13:41 GMT26 February 2021
Listen Live
    Get short URL
    0 35

    Valdis Dombrovskis says the European Commission predicts that Greece’s GDP will go down by 2.3 percent this year as a result of the uncertain financial situation of the past half a year.

    BRUSSELS (Sputnik) – The European Commission predicts that Greece’s GDP will go down by 2.3 percent this year as a result of the uncertain financial situation of the past half a year, the commission’s vice president Valdis Dombrovskis said.

    Dombrovskis was speaking on Friday after a Eurogroup meeting that approved an 86 billion ($93 billion) bailout package aimed at rebuilding Greece's economy.

    "We believe that today’s agreement is essential to lift the uncertainty which has been hanging over Greece during the last half year and to regain confidence," the Vice-President of the European Commission said.

    According to Dombrovskis, Greece’s GDP will go down by 2.3 percent, in contrast to the winter economic prognosis, which predicted 2.5 percent growth.

    Meanwhile the Eurogroup said in a Friday statement that "Greece will target a medium-term primary surplus of 3.5% of GDP with a fiscal path of primary balances of —0.25% in 2015, 0.5% in 2016, 1.75% in 2017 and 3.5% in 2018 to be achieved notably through upfront parametric fiscal reforms supported by measures to strengthen tax compliance and fight tax evasion."

    Eurogroup President Jeroen Dijsselbloem told reporters that the new deal and the legislative steps taken by Greece will help in "rebuilding trust" between Greece and its lenders.

    "Sustainability can be achieved through a far-reaching credible reform program and debt-related measures without nominal haircuts," Dijsselbloem said after the Friday Eurogroup meeting.

    The Eurogroup president stressed that the Greek economy will return to sustainable growth if the new reforms agreed to by the Greek government are "implemented with determination."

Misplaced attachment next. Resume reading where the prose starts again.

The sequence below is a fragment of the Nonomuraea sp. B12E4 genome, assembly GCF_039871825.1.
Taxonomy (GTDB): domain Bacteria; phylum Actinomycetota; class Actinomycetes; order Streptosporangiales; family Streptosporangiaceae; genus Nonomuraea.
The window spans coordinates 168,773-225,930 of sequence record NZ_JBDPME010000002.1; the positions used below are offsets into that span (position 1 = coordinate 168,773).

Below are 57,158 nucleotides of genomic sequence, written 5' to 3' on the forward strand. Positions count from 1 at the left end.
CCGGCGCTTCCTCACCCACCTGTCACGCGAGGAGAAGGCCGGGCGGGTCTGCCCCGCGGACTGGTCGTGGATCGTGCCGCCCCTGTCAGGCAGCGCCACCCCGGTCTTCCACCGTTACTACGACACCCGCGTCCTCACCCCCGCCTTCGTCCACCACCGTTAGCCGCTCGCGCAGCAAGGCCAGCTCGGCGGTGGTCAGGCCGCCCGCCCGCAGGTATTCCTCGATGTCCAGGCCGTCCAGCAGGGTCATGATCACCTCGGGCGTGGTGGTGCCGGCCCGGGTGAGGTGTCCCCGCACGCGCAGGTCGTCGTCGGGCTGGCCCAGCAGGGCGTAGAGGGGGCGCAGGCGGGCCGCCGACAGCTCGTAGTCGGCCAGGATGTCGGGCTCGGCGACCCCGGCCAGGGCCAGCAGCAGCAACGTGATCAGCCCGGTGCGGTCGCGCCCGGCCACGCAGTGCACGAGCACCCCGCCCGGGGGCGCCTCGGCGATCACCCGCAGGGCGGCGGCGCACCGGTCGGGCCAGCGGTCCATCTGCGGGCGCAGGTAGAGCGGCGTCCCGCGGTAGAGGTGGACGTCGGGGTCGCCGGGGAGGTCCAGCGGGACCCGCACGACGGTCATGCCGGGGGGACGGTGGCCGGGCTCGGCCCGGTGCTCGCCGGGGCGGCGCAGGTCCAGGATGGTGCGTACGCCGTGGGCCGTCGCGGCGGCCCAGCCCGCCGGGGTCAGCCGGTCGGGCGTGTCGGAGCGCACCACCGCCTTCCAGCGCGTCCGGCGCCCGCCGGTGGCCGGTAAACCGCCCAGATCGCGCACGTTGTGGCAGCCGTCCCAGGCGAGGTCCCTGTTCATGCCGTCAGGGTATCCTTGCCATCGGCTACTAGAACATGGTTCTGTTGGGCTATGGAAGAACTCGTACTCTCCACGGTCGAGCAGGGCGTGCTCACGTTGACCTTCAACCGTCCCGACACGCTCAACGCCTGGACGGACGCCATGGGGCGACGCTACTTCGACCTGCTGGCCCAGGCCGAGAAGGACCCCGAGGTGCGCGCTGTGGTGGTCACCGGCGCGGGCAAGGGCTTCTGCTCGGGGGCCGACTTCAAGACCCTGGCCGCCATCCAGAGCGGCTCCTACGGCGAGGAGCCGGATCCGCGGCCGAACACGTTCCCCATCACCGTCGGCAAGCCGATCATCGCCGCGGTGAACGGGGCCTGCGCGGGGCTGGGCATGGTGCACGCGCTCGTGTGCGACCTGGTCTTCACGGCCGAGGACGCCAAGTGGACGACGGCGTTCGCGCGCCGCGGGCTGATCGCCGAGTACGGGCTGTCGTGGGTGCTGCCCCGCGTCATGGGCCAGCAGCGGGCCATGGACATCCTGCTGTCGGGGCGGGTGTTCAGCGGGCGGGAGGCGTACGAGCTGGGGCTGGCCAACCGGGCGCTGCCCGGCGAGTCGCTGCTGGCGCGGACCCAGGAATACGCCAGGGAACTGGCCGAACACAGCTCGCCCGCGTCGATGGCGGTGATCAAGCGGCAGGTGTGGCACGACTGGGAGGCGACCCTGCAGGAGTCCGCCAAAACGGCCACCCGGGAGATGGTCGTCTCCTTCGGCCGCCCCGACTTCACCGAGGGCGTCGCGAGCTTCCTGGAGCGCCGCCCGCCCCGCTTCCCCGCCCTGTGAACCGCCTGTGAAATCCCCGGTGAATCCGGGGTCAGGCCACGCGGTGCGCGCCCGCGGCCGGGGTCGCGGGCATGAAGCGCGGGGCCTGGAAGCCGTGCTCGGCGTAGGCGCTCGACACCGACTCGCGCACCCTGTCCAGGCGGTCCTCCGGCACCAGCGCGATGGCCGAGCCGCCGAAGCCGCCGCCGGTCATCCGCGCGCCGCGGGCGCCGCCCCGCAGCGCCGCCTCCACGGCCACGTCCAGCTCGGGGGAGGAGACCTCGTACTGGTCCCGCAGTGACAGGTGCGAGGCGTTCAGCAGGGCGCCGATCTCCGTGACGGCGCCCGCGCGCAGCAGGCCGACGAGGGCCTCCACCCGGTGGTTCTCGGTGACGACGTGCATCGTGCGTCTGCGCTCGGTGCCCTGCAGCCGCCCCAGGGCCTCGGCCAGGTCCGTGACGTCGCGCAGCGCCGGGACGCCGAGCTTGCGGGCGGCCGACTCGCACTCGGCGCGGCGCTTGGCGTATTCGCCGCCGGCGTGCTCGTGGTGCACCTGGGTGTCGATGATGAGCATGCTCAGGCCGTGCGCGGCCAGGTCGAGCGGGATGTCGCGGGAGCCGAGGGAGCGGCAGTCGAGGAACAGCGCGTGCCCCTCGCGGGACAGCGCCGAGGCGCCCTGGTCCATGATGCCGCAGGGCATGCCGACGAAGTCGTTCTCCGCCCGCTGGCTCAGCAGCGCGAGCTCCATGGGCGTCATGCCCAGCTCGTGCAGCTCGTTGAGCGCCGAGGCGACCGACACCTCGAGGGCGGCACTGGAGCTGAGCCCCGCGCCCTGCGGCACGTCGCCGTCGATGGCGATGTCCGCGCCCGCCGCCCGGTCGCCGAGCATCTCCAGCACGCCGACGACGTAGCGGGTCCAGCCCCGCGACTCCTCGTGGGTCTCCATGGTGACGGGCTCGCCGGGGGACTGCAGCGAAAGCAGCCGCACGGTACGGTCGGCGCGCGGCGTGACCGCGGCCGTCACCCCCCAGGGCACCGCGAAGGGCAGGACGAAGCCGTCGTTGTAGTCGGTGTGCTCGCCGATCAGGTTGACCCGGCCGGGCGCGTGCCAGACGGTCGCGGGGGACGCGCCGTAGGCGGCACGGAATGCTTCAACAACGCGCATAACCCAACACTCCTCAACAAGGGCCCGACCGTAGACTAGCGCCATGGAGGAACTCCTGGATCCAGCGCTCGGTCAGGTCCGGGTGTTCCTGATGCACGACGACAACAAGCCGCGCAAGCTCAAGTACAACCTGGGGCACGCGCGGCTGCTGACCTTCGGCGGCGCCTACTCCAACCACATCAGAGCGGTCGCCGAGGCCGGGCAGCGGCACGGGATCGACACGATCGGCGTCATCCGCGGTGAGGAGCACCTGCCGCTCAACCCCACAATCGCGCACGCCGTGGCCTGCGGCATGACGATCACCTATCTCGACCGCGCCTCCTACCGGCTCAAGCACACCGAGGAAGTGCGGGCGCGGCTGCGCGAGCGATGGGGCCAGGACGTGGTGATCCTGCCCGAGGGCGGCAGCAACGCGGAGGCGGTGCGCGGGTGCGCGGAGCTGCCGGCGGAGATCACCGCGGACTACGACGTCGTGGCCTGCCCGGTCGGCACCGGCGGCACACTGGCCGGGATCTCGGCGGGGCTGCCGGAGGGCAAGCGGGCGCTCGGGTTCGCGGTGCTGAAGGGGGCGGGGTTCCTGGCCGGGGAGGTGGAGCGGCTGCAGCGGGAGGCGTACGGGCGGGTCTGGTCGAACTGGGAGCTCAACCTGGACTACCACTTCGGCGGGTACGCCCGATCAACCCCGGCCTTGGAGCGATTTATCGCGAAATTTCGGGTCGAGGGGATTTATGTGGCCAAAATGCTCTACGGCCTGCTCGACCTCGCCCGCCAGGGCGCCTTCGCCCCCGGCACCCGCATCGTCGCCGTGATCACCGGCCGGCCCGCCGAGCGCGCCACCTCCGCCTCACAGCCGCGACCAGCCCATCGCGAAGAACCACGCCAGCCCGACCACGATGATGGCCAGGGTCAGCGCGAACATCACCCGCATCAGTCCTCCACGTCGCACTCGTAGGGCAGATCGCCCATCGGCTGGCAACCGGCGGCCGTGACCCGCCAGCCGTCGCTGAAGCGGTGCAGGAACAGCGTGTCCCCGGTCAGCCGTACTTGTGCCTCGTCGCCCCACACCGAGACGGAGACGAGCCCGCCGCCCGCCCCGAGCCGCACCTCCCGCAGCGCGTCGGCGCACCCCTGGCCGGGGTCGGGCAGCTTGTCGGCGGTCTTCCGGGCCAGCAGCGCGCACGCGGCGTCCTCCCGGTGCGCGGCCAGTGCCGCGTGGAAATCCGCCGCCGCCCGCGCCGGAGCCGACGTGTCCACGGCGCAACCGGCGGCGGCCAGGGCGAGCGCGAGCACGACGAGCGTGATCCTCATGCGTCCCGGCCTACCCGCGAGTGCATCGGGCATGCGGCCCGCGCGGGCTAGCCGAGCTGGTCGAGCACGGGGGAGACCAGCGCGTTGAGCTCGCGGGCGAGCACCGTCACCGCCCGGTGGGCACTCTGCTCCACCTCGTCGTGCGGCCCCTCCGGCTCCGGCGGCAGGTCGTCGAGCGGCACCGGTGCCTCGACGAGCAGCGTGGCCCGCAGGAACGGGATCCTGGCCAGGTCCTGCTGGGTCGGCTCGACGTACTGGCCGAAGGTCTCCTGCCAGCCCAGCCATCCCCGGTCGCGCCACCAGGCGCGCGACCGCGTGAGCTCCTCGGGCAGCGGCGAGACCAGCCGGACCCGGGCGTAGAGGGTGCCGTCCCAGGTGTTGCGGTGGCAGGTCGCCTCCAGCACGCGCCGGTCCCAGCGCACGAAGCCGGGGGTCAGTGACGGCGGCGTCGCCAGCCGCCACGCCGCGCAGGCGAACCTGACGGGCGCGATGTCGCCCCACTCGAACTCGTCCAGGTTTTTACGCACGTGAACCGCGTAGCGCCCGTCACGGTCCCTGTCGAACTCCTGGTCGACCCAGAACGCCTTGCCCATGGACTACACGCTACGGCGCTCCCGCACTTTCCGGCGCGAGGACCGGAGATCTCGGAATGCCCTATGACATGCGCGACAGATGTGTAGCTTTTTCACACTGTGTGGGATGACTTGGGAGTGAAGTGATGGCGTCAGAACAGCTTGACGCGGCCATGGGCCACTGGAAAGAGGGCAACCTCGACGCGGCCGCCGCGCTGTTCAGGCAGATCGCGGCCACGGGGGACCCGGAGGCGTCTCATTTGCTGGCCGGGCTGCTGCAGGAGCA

On July 13, eurozone leaders agreed on a new bailout plan for Athens that would guarantee the country some $93 billion over the next three years in exchange for strict austerity measures.

    Under the new aid package, Greece will receive the first tranche of 26 billion euros in two payments. The first sub-tranche of 10 billion will be made available immediately, while the second sub-tranche of 16 billion euros will be disbursed to Greece in several installments, starting with a first disbursement of 13 billion euros by August 20, which is when Greece is due to make a 3.4 billion ($3.8 billion) repayment to the European Central Bank (ECB), one of its major international money lenders.

    Klaus Regling, Managing Director of the European Stability Mechanism (ESM), the Eurozone bailout fund, told reporters after the Friday Eurozone meeting that the he did not expect the ESM to provide all the funds under the new package.

    "We expect that the IMF [International Monetary Fund] will eventually come in," Regling said, adding that the exact amount of money that the lender will provide to Greece is currently undetermined.

    The ESM managing director added that the amount of aid that Greece will require might be reduced through privatization.

    Under two previous bailout programs, the last of which expired on June 30th, Greece received about $270 billion from its main lenders, which include the Eurozone countries, the IMF and the ECB.


    Eurogroup Approves €86Bln Assistance Package for Greece
    German Finance Chief 'Confident' in Success of Eurozone Talks on Greece
    Greece Has Difficulties Handling Refugee Flow Due to Financial Crisis - MSF
    GDP, European Commission, European Union, Valdis Dombrovskis, Greece
    Community standardsDiscussion